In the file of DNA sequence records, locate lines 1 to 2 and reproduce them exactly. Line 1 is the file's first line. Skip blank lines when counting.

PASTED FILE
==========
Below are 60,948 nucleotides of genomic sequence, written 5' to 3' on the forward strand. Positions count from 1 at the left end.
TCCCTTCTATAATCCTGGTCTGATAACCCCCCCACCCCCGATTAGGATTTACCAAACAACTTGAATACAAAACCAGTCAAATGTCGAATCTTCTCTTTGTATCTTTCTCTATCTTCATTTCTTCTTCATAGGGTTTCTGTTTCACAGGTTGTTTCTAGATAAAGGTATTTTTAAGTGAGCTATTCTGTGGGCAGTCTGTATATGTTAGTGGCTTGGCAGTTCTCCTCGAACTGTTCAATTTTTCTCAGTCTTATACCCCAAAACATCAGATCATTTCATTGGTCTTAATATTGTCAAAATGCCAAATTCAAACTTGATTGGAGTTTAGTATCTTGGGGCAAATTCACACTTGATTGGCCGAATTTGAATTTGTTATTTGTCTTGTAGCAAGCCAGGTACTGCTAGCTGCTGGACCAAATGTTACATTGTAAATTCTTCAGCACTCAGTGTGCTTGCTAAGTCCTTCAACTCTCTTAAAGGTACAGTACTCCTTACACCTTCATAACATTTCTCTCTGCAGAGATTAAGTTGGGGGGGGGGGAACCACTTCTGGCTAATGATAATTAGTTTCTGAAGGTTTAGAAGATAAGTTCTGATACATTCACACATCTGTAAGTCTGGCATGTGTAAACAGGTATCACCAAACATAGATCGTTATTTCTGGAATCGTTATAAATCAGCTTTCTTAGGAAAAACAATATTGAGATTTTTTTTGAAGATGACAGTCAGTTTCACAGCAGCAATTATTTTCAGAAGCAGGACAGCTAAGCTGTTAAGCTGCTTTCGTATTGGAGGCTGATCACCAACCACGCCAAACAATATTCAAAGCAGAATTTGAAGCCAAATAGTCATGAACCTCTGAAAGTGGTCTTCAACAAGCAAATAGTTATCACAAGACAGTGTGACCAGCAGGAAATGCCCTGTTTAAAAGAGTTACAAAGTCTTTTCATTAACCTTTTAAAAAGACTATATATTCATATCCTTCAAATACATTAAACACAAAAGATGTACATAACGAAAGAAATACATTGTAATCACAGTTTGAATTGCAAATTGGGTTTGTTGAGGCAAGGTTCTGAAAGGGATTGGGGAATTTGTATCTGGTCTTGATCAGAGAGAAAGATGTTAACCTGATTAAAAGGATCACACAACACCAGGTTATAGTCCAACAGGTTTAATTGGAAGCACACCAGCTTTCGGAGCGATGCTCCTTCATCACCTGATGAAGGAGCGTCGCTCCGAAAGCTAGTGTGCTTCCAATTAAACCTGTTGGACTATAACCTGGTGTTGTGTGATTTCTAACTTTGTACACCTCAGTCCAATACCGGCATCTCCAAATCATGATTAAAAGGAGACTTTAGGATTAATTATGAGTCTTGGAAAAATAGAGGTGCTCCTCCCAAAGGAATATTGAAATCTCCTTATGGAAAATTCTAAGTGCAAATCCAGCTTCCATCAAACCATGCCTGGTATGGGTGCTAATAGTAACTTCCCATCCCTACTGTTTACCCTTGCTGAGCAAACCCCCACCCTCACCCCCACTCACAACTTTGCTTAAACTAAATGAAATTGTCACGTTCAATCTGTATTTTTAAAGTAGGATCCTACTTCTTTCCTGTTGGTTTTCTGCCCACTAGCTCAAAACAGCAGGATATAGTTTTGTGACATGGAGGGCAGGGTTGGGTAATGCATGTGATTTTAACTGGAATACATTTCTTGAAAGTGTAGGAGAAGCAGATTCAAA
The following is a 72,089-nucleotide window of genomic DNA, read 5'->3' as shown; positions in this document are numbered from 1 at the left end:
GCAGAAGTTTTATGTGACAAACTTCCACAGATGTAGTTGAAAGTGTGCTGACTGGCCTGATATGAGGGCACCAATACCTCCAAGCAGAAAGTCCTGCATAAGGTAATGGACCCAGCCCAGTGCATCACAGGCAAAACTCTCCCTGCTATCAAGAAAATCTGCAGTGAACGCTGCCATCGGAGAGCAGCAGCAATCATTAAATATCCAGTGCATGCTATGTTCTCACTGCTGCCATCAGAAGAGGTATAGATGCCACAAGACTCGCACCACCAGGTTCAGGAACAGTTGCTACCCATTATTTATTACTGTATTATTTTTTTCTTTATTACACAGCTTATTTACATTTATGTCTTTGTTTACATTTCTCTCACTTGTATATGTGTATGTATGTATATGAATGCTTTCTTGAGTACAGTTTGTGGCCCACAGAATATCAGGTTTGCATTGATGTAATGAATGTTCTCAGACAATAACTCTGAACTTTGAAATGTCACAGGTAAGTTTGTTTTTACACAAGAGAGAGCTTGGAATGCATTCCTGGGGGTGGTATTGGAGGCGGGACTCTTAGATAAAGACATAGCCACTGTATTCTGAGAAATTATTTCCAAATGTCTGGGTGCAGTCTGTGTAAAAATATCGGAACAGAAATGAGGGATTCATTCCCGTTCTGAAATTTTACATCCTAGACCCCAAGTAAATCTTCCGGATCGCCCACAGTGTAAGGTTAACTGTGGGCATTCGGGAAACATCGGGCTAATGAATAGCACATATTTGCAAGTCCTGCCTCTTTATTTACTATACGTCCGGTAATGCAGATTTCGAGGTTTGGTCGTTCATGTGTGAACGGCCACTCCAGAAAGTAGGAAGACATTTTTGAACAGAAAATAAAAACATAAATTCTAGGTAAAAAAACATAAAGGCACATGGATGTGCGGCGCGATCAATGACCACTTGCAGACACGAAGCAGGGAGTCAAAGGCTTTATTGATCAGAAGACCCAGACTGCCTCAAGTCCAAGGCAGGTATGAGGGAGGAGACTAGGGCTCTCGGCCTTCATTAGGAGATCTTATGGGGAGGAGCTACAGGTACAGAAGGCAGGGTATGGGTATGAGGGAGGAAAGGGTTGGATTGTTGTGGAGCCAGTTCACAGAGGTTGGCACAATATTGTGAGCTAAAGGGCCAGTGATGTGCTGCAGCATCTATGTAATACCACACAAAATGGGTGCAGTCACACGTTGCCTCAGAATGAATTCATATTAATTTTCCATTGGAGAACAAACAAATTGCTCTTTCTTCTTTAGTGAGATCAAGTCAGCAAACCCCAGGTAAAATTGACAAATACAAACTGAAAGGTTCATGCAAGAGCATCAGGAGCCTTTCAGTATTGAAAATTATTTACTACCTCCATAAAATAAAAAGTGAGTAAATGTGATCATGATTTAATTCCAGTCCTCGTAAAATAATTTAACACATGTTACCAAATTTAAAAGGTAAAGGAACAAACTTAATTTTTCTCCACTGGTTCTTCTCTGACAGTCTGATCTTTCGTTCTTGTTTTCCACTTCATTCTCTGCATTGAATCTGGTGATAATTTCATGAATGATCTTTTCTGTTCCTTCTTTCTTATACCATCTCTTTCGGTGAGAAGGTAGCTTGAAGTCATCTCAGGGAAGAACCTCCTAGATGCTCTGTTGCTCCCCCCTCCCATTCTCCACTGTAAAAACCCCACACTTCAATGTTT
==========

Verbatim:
Below are 60,948 nucleotides of genomic sequence, written 5' to 3' on the forward strand. Positions count from 1 at the left end.
TCCCTTCTATAATCCTGGTCTGATAACCCCCCCACCCCCGATTAGGATTTACCAAACAACTTGAATACAAAACCAGTCAAATGTCGAATCTTCTCTTTGTATCTTTCTCTATCTTCATTTCTTCTTCATAGGGTTTCTGTTTCACAGGTTGTTTCTAGATAAAGGTATTTTTAAGTGAGCTATTCTGTGGGCAGTCTGTATATGTTAGTGGCTTGGCAGTTCTCCTCGAACTGTTCAATTTTTCTCAGTCTTATACCCCAAAACATCAGATCATTTCATTGGTCTTAATATTGTCAAAATGCCAAATTCAAACTTGATTGGAGTTTAGTATCTTGGGGCAAATTCACACTTGATTGGCCGAATTTGAATTTGTTATTTGTCTTGTAGCAAGCCAGGTACTGCTAGCTGCTGGACCAAATGTTACATTGTAAATTCTTCAGCACTCAGTGTGCTTGCTAAGTCCTTCAACTCTCTTAAAGGTACAGTACTCCTTACACCTTCATAACATTTCTCTCTGCAGAGATTAAGTTGGGGGGGGGGGAACCACTTCTGGCTAATGATAATTAGTTTCTGAAGGTTTAGAAGATAAGTTCTGATACATTCACACATCTGTAAGTCTGGCATGTGTAAACAGGTATCACCAAACATAGATCGTTATTTCTGGAATCGTTATAAATCAGCTTTCTTAGGAAAAACAATATTGAGATTTTTTTTGAAGATGACAGTCAGTTTCACAGCAGCAATTATTTTCAGAAGCAGGACAGCTAAGCTGTTAAGCTGCTTTCGTATTGGAGGCTGATCACCAACCACGCCAAACAATATTCAAAGCAGAATTTGAAGCCAAATAGTCATGAACCTCTGAAAGTGGTCTTCAACAAGCAAATAGTTATCACAAGACAGTGTGACCAGCAGGAAATGCCCTGTTTAAAAGAGTTACAAAGTCTTTTCATTAACCTTTTAAAAAGACTATATATTCATATCCTTCAAATACATTAAACACAAAAGATGTACATAACGAAAGAAATACATTGTAATCACAGTTTGAATTGCAAATTGGGTTTGTTGAGGCAAGGTTCTGAAAGGGATTGGGGAATTTGTATCTGGTCTTGATCAGAGAGAAAGATGTTAACCTGATTAAAAGGATCACACAACACCAGGTTATAGTCCAACAGGTTTAATTGGAAGCACACCAGCTTTCGGAGCGATGCTCCTTCATCACCTGATGAAGGAGCGTCGCTCCGAAAGCTAGTGTGCTTCCAATTAAACCTGTTGGACTATAACCTGGTGTTGTGTGATTTCTAACTTTGTACACCTCAGTCCAATACCGGCATCTCCAAATCATGATTAAAAGGAGACTTTAGGATTAATTATGAGTCTTGGAAAAATAGAGGTGCTCCTCCCAAAGGAATATTGAAATCTCCTTATGGAAAATTCTAAGTGCAAATCCAGCTTCCATCAAACCATGCCTGGTATGGGTGCTAATAGTAACTTCCCATCCCTACTGTTTACCCTTGCTGAGCAAACCCCCACCCTCACCCCCACTCACAACTTTGCTTAAACTAAATGAAATTGTCACGTTCAATCTGTATTTTTAAAGTAGGATCCTACTTCTTTCCTGTTGGTTTTCTGCCCACTAGCTCAAAACAGCAGGATATAGTTTTGTGACATGGAGGGCAGGGTTGGGTAATGCATGTGATTTTAACTGGAATACATTTCTTGAAAGTGTAGGAGAAGCAGATTCAAA